Healthy eating should be easy for everyone – including those with chronic medical conditions and specific dietary needs, according to the founder and CEO of personalized nutrition platform Verdify.
Launched in November 2019, Verdify is an artificial intelligence platform that links food retailers’ recipe databases with consumers who have special dietary requirements. Users can choose recipes they like on the retailer’s website, with ingredients that can be modified to fit their requirements and, if they wish, these are added to an online shopping list. Currently, the platform caters to those on low salt or low carbohydrate diets, pregnant women, and those with gut health problems, such as Irritable Bowel Syndrome (IBS) and Crohn’s Disease.
The company’s CEO, Jochem Bossenbroek, has an MBA and a background in biotechnology and life sciences. He said Verdify stemmed from his frustration with health
providers’ overwhelming focus on treating symptoms rather than preventing them from developing in the first place.
“I got more and more frustrated to see how much money was going towards medicine for symptom relief rather than prevention,” he said. “At the same time, I was working with researchers who were studying the links between nutrition and health…Very little of this knowledge is used in practice, so that was really the spark to start this company, Verdify.”
An individual approach
The potential is enormous, considering how many people suffer from long-term health conditions that need to be controlled through diet. IBS alone is thought to affect as many as one in seven people in the world, and an estimated 1.1 billion people have hypertension, requiring a low-salt diet to reduce their risk of heart disease and stroke. The low-FODMAP diet recommended for IBS sufferers excludes about 100 ingredients, so automating the process of adjusting recipes is particularly welcome.
People with health conditions often are given recipe ideas and dietary plans to follow, but what makes this platform different is that it takes into account everything from medical information to allergies and personal food preferences and then adapts to fit the individual. The company has a dietitian and recipe developer on its team – along with a medical doctor – whose expertise fed into the platform’s development, a process that took about two years.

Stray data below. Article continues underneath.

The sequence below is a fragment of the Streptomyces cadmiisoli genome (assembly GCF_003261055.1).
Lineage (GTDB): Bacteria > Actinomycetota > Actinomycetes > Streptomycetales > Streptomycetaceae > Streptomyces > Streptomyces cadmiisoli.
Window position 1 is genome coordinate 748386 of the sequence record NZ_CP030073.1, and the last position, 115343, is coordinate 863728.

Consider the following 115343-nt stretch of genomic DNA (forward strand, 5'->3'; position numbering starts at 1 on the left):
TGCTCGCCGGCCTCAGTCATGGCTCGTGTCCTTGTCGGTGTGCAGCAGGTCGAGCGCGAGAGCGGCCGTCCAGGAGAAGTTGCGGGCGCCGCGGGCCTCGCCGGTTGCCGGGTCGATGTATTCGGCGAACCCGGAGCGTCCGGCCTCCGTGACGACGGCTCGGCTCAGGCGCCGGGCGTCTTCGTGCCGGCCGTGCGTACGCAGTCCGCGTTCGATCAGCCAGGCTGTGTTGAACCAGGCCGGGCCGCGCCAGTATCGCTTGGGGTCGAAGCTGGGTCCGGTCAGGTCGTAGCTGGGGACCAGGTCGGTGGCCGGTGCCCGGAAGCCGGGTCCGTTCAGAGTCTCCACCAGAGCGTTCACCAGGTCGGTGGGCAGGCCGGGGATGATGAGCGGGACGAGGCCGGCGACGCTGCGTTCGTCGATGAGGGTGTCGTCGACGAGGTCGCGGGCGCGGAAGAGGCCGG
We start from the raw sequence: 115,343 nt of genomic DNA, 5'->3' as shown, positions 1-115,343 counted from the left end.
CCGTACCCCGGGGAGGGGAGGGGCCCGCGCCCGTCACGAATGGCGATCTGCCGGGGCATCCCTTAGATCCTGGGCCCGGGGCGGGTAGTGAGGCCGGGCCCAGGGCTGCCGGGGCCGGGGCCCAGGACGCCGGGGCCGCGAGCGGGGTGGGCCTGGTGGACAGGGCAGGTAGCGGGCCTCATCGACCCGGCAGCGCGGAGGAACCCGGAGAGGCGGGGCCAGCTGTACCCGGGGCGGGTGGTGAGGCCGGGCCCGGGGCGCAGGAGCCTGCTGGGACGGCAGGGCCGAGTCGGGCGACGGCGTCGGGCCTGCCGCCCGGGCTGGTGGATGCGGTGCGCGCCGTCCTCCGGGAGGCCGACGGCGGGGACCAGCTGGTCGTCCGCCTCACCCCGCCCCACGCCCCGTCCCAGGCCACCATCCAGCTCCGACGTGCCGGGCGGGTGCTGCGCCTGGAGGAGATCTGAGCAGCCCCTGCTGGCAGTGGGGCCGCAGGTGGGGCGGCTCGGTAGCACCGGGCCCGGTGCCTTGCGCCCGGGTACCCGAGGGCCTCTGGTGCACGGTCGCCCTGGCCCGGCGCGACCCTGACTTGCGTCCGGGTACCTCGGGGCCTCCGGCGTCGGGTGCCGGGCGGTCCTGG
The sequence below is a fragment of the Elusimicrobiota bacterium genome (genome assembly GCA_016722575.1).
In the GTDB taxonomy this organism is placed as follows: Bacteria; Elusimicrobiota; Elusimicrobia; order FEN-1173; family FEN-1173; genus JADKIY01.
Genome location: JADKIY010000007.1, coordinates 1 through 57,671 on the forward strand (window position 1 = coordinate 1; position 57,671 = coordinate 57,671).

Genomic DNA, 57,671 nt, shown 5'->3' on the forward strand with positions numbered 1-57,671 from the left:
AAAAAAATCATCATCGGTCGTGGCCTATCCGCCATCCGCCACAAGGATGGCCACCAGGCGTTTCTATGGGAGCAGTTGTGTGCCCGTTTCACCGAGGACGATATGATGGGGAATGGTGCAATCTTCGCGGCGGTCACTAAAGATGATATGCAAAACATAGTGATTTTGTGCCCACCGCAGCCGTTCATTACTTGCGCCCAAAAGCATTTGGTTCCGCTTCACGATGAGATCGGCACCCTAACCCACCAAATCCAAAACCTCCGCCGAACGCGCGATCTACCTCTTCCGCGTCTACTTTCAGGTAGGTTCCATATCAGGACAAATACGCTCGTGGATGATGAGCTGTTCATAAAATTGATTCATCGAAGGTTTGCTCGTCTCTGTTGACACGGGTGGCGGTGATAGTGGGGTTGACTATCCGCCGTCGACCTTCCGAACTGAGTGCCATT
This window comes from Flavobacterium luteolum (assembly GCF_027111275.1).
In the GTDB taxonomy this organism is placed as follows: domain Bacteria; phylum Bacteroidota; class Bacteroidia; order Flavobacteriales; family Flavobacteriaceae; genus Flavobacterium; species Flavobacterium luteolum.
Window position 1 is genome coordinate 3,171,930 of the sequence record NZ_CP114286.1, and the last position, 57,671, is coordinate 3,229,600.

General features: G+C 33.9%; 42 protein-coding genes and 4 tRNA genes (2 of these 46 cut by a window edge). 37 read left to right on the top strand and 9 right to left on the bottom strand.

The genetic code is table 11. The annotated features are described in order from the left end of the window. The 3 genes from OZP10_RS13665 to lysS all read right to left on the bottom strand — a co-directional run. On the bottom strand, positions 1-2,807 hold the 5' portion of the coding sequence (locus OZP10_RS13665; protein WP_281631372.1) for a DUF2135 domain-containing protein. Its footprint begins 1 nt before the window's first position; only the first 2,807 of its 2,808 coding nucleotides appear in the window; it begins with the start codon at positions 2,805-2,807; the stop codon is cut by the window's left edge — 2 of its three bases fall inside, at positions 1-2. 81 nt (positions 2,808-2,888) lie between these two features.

“What we did was try to copy her brain into the software, her way of thinking about how to adjust a recipe to meet dietary challenges, and that’s why it took a lot longer than anticipated,” Bossenbroek said.
“It is not only about replacing ingredients, but also about changing the cooking instructions, which is even more challenging…We wanted to make it as easy as possible to follow a complex diet.”
Tapping into existing databases
Originally, the plan was to build a consumer-driven platform, but the team soon realized they could achieve much more by working directly with businesses.
“Food retailers have a large online collection of recipes and they are used a lot,” he explained. “Some of the Dutch retailers have more than a million visitors a month just looking at these recipes.”
Verdify’s first step toward this business-to-business approach was sparked after it linked its consumer platform with the supermarket chain Albert Heijn. Members could see recipes that matched their personalized profile, and after selection, they could connect with the supermarket for delivery or pick up of the ingredients.